A prayer is recited “…May this little one become great. Just as he as entered the Covenant, so too may he enter into the Torah, the Chuppah (marriage canopy) and good deeds.” 

Big plans for this little guy. “May this little one (Kattan in Hebrew) become great (Gadol in Hebrew, literally big).”

A prayer that the Kattan will become Gadol, the little one will grow to become big.  We look forward to seeing this little 6-pounder turn into a strapping 6-footer.

Being a Mohel, I get to eat a lot of bagels & lox, and hear a lot of speeches.  I heard a beautiful explanation of this prayer …

Read more.


“How Many G-Ds Does It Take To Make A World?” (2009)

Moses was not happy.  There he was, taking dictation from the Author of the Torah, writing each word per G-d’s instructions.  They were up to Genesis, 1:21.  G-d told him to write, ” . . . and G-d said, let Us make man in Our image . . .”

.. OUR image . . . ???

Moses was troubled by G-d referring to Himself in plural.  A major tenet of the Jewish faith is that there is only one G-d, who has no partners.  “Master of the World!  You are giving an opening to heretics!”…

Read more.


“Be a World Builder” (2008)

…G-d wanted Israel to be His partner in Creation.  But how could this be done?  G-d brought forth all His miraculous powers of creation in bringing the world into being.  What did we do?  Nothing! …

Read more.


“Kindness, Torah-Style” (2006)

…  Was it really such a charitable act for G-d to feed Adam and Eve?  After all, He created them!  Doesn’t a parent feed and clothe and educate his child, and help him to become self-sufficient?

It was, in a sense, in G-d’s “best interest” to take care of Adam and Eve…

Read more.


 “The Right Tools” (2005)

It is axiomatic that the right tools make the job much easier to do.  Did you ever try to use a flat screwdriver on a Philips-head screw because you didn’t have what you needed?   It just doesn’t work right.

Before you start a job, it is very important to get what you need.  Yes, you can improvise, and sometimes it will come out ok.  However, the extra time you take to make a quick trip to the hardware store will yield worthwhile dividends…

Go out there and conquer the world.  Negotiate that contract!  Build that better mousetrap!  Heal that patient!  Hit that grand slam home run!

But before you do, make sure you are prepared.  Do your homework.  Sterilize your surgical instruments.  Go to spring training.

One more thing …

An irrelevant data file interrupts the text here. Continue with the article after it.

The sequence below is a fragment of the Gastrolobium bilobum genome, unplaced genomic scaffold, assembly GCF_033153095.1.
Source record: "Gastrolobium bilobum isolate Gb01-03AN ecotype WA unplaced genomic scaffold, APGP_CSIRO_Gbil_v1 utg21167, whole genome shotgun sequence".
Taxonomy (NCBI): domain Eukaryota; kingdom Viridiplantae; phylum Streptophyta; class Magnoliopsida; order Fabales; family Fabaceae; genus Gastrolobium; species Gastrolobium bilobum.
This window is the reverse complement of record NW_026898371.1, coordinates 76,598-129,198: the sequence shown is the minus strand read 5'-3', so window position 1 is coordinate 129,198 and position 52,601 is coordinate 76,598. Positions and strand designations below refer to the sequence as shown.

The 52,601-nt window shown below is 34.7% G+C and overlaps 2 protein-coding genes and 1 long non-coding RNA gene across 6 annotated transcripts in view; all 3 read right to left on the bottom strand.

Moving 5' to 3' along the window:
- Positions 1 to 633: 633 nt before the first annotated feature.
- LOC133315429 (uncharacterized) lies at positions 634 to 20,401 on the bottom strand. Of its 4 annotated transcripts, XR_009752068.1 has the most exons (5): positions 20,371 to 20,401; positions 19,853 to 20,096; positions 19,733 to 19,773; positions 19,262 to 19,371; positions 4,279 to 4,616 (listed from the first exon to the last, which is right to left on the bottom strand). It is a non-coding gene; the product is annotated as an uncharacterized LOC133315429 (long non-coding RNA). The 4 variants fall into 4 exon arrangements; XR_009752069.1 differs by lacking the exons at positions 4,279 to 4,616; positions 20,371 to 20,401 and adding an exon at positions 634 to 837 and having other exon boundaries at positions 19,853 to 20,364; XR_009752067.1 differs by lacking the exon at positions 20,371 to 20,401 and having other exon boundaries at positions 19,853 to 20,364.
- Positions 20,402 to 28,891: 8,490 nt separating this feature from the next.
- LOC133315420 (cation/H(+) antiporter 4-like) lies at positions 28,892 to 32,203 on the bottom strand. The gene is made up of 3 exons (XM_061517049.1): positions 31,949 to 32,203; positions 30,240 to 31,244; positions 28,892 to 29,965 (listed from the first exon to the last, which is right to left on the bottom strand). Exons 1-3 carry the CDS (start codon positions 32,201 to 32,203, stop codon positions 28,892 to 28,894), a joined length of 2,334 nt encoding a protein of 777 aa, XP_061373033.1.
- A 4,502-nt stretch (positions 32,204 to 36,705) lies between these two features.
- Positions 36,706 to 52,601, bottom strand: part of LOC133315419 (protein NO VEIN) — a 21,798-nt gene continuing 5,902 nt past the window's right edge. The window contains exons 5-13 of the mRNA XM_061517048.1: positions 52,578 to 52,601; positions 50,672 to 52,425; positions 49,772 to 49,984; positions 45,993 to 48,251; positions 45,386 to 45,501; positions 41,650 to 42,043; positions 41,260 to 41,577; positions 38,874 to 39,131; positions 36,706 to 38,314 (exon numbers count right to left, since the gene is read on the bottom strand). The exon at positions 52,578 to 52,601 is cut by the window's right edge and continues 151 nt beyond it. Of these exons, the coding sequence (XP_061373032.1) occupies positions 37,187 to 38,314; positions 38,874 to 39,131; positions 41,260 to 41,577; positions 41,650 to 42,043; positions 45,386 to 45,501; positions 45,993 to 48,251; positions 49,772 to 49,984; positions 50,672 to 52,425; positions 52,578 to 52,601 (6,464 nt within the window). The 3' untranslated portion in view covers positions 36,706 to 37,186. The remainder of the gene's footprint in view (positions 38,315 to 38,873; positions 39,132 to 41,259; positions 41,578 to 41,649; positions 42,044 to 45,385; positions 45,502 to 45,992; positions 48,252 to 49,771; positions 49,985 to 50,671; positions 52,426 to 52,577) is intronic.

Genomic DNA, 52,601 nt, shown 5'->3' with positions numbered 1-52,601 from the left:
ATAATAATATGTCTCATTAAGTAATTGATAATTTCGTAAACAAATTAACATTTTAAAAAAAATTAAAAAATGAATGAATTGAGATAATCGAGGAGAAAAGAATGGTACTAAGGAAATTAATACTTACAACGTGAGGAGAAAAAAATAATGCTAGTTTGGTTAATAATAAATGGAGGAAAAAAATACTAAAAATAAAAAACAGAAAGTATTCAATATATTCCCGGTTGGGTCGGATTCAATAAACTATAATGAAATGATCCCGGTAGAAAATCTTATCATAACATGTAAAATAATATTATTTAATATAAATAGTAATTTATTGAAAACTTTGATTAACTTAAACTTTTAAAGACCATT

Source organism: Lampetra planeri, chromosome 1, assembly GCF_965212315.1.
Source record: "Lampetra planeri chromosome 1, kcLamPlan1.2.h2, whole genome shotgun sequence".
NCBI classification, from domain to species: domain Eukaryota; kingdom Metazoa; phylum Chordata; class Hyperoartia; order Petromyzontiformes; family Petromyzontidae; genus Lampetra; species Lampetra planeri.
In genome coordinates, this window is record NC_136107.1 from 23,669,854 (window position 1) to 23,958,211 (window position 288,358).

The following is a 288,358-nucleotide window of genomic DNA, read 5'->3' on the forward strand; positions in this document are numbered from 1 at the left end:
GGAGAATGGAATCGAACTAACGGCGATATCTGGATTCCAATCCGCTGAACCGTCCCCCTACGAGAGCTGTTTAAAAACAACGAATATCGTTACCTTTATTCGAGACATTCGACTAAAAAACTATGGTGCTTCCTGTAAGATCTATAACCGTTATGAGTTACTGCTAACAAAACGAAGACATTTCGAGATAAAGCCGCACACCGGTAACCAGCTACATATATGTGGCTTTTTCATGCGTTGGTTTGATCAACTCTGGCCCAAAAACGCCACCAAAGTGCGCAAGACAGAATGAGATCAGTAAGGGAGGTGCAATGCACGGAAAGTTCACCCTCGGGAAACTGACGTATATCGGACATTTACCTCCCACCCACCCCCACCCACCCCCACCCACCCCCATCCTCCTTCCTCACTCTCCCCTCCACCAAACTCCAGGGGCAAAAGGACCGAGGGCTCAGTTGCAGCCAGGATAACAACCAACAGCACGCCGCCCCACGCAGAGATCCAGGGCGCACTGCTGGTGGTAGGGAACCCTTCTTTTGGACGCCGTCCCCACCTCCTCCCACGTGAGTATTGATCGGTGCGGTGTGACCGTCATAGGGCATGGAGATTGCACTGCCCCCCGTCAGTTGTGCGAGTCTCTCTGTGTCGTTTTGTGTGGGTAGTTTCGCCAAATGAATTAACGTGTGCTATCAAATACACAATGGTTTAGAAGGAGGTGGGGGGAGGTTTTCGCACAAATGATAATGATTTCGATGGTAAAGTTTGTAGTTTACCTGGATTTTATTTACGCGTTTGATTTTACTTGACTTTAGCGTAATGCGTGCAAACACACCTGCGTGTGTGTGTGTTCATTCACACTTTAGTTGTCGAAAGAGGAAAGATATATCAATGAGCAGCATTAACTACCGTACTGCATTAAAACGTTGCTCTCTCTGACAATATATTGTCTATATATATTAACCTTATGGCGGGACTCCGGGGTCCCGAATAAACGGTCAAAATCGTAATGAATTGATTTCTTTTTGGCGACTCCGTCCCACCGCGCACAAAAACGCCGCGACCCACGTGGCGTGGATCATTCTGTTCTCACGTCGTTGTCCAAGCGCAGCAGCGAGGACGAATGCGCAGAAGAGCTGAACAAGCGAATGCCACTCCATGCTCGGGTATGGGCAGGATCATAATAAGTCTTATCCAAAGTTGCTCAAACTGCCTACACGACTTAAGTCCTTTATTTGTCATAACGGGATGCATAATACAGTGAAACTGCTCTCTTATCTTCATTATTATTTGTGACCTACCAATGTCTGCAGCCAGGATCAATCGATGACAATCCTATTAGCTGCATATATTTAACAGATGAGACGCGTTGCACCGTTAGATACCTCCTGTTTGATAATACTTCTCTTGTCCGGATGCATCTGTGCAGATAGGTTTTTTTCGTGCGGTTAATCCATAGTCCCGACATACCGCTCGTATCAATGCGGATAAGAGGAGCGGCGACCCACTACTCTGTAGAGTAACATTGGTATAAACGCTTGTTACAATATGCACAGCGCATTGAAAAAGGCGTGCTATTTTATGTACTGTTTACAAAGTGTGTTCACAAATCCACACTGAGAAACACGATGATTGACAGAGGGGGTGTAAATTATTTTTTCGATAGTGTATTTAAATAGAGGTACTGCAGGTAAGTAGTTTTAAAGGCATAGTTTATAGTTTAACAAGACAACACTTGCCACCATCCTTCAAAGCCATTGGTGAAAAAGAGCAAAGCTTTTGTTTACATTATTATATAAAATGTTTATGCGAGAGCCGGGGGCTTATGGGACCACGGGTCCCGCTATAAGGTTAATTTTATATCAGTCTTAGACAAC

Read more.


“The Loch Ness Succah” (2003)

… A nice, upbeat prayer — a request that in the coming year, G-d will finally send the Messiah, ushering in a utopian era of world peace and mutual understanding.  A time when, as Isaiah says, swords will be made into plowshares, and war will be a defunct concept found only in history books.

But what if the Messiah doesn’t come?  What if next year isn’t perfect?  Would it not be appropriate to add a caveat to the above prayer?  How about something like, “Okay, G-d, I hope you send the Messiah.  But, if You decide not to, may it be Your will that my family all be together in good health to celebrate Sukkos together.”

Might it not make sense to have a “back-up plan”?  Why should we go for broke? …

Read more.


“The Evolutionary War” (2002) 

Who’s right, scientists or the Torah?  On Rosh Hashanah, we began the year 5763. How can we believe that the world is less than six thousand years old when the scientific evidence indicates that it is BILLIONS of years old?

What about fossils?  What about carbon dating?  Can we, as intelligent people, really believe the Adam & Eve story?  What about dinosaurs?  What about all of the evidence of various life forms, leading to the advanced stage of development at which we now stand?  How can we believe in the Garden of Eden instead of Jurassic Park? …

Read more.


“Cry ‘Uncle'” (2001)

… What could have caused such strife, such animosity that would lead Cain to destroy one seventh of the human race? …

Read more.


 “‘Big Mac’ Strikes Out In the Garden of Eden” (2000)

… My son showed me an article last week (Total Baseball Weekly — October 18-24, 2000 — no link available) about some baseball fans that approached home run superstar Mark McGuire and asked him for his autograph.  Big Mac “graciously” offered to give his autograph to whomever would be kind enough to go to Starbucks and fetch him a cup of coffee.

…  Without his fans footing the bill, he would have to go out and get a real job and buy his own coffee.  Here is a man who has a lot to learn about appreciation.

Too bad.  He should have read this week’s Torah Portion …

Read more.

This is the weekly message at Copyright © 2000-2016 by Rabbi Yerachmiel Seplowitz.  May be reprinted. Please include copyright information.


Rabbi Yerachmiel Seplowitz is a Mohel ( and chaplain in Monsey, New York. For information about scheduling a Bris or a lecture, or just to say hello, call (800) 83MOHEL.


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Published in: on October 27, 2000 at 1:36 pm  Leave a Comment